Mental health is a large focus with children in foster care because every child who has entered care has experienced abuse or neglect in one way or another. According to safy.org, nearly 80% of American children in foster care suffer from a significant mental health issue, which is nearly four to five times that within the general population. There are many mental health diagnoses that these children experience. For this article, we will be focusing on ADHD, or Attention Deficit Hyperactivity Disorder.
Psychiatry.org defines ADHD as one of the most common mental disorders affecting children with symptoms including inattention, hyperactivity, and impulsivity. It is more popular in boys than girls and is often first identified in school-aged children when it leads to disruption in the classroom or problems with schoolwork.
Psychiatryadvisor.com summarizes findings from studies stating that they found more than one in four children in foster care are diagnosed with ADHD compared with one in fourteen children in Medicaid who received the same diagnosis. Additionally, about half of the foster children diagnosed with ADHD are also diagnosed with another disorder such as oppositional defiant disorder, depression, or anxiety compared with one-third of children with ADHD in Medicaid. It goes on to state that foster children with ADHD, however, are more likely to receive psychological services than children in Medicaid. It should be noted that behavior therapy is recommended as first-line treatment for young children with ADHD, and a combination of behavior therapy and medication is recommended for school-aged children. There is some debate about medicating children with a new diagnosis of ADHD without utilizing psychological services first.
There is additional debate regarding the actual diagnosis of ADHD versus trauma of children in foster care, according to chadd.org. Often children inherit ADHD from their birth parents. If a child experiences trauma, the symptoms are often similar to those attributed to ADHD. The trauma needs to be treated, not just ADHD. Grief and fear stemming from trauma will often look like a child is not focused or paying attention in school- if a child is worried about never seeing his or her parents again, it is certainly understandable why they wouldn’t be able to focus on math and reading, or why they may be experiencing disruptive behaviors. It is important to focus on helping children cope with the grief, loss, possible feelings of guilt, and utilizing appropriate social interactions to help them function in their everyday lives.
In addition to treating the trauma that these children have experienced, there are certainly children who require additional treatment for ADHD. First we need to be able to identify from a trauma-informed standpoint that a child who is acting out may not know how to communicate in another way that we would deem appropriate. For this, behavior management techniques should be utilized as part of a daily schedule and not just when the child displays disruptive behaviors. It should become the child’s norm so that the child knows how to cope before having explosive behaviors, rather than trying to calm down after. Some examples might include having a set schedule where the child is fully aware of expectations, setting time aside to practice deep breathing exercises, or designating sensory breaks allowing the child to expel excess energy (go for a 10 minute walk, do jumping jacks, play on the trampoline, etc.).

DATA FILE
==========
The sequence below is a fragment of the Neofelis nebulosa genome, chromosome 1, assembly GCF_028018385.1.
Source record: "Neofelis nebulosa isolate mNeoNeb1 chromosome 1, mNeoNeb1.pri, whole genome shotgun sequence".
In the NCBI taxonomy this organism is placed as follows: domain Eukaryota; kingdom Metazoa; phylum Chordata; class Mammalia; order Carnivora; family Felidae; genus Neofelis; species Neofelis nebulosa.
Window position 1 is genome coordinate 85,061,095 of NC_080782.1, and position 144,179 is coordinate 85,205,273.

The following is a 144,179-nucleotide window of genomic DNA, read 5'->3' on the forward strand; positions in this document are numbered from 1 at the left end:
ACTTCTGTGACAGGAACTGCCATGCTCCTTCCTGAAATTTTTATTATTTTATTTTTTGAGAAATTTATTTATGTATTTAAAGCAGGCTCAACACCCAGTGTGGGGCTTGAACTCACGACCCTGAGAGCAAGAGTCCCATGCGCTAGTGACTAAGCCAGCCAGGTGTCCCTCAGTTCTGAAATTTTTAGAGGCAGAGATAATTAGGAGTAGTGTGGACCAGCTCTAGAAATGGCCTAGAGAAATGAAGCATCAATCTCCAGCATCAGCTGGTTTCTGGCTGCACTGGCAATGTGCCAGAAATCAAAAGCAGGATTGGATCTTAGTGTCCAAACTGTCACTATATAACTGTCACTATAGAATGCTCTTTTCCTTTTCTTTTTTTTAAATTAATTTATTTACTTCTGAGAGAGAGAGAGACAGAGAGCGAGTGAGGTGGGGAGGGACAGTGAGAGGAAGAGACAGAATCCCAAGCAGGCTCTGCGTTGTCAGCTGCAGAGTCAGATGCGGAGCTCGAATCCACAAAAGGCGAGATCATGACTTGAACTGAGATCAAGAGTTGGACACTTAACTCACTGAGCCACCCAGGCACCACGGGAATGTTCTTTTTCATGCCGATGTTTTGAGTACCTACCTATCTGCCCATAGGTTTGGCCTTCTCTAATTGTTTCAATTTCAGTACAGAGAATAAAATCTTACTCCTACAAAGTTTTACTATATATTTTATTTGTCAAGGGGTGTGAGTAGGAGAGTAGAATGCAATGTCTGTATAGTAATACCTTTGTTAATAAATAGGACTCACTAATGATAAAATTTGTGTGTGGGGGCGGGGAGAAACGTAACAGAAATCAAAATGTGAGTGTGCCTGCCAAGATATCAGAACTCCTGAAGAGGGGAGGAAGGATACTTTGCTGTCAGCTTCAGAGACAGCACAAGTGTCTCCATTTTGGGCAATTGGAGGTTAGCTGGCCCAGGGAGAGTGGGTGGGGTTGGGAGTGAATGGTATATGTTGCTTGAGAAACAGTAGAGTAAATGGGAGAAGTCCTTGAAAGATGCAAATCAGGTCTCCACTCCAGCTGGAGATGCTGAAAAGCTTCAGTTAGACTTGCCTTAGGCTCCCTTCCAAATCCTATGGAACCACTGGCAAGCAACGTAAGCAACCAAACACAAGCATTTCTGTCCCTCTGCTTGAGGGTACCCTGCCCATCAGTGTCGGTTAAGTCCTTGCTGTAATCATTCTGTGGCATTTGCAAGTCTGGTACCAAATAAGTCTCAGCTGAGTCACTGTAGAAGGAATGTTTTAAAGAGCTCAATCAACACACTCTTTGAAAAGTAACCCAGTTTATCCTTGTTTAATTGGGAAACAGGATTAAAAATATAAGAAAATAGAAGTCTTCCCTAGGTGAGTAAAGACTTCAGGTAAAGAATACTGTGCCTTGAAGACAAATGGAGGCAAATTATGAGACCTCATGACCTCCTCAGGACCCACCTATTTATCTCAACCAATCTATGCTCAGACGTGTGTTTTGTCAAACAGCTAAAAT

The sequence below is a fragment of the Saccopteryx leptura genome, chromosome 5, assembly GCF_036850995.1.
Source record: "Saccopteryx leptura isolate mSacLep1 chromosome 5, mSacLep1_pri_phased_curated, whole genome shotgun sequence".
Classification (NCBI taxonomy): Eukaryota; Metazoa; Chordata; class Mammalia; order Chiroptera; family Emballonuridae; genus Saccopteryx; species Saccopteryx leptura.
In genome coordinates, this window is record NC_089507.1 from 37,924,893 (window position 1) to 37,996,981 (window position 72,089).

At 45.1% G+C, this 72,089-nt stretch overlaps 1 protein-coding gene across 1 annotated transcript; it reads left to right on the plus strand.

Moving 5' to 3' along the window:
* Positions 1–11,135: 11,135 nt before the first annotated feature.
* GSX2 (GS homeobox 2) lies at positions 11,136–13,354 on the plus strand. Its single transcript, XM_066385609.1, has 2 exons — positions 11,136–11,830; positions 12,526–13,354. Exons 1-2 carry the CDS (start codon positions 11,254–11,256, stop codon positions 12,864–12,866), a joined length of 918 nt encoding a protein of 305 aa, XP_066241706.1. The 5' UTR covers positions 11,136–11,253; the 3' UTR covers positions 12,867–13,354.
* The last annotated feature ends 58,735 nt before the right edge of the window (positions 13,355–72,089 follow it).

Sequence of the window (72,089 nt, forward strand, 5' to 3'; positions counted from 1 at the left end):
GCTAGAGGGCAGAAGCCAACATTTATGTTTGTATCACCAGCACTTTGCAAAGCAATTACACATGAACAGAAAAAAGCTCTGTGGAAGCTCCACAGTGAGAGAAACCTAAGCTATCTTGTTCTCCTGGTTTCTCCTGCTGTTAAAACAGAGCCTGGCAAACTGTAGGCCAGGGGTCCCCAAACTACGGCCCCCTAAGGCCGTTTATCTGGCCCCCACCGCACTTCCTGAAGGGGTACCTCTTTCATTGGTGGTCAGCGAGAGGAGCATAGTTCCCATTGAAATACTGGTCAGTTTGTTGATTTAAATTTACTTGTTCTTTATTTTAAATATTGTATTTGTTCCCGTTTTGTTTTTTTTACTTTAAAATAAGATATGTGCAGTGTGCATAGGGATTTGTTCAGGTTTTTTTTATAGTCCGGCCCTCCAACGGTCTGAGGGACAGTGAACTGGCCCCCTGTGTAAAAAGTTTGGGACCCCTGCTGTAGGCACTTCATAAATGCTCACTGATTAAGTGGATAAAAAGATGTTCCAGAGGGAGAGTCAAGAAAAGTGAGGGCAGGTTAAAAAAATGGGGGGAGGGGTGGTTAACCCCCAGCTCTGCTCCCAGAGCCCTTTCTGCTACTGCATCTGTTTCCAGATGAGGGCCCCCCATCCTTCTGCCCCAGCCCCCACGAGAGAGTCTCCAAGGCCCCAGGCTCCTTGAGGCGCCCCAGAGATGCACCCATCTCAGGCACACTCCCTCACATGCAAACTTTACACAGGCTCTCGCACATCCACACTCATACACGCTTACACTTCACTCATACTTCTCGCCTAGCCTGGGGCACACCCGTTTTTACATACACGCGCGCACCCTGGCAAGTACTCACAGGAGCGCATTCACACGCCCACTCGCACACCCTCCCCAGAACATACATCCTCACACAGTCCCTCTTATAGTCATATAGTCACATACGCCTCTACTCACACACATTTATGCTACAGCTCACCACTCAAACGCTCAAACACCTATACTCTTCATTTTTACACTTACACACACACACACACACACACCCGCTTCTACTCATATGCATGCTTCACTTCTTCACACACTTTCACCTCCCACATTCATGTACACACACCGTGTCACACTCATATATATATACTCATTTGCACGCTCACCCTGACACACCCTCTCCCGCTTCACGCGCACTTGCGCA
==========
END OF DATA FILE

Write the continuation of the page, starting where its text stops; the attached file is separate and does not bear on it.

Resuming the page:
For many children, medication works well in conjunction with behavior management techniques and therapy. According to kidshealth.org, ADHD medicines improve attention by helping normal brain chemicals work better. The medicines target dopamine and norepinephrine, affecting a person’s attention and concentration. There are many different medications that a doctor may prescribe, and the dosage will have to be tailored to a child’s specific needs. A child may experience severe side effects on one medication, and no side effects on another.
The best way to address ADHD with children in care is to educate ourselves, and utilize services available to us and to our children. A trauma assessment is a great place to start, which will help identify specific areas to focus on. Ongoing trauma training for all foster parents is a must- the mental health field can change rapidly and continuing to attend trauma training on an annual basis will help provide foster parents with additional behavioral tools to utilize. Participation in behavioral therapy for the child, receiving an IEP in school, and having a set schedule including specific exercises to help the child succeed are all resources and tools that are easily accessible. Medication is available to be prescribed by a psychiatrist or a primary care physician if the diagnosis is documented. There are many ways to provide children with the services and resources needed to succeed, and many trainings and resources for foster parents to learn how to develop parenting techniques that will be successful. As always, if you have any questions about the availability of services and resources, contact your worker- we are here to help!
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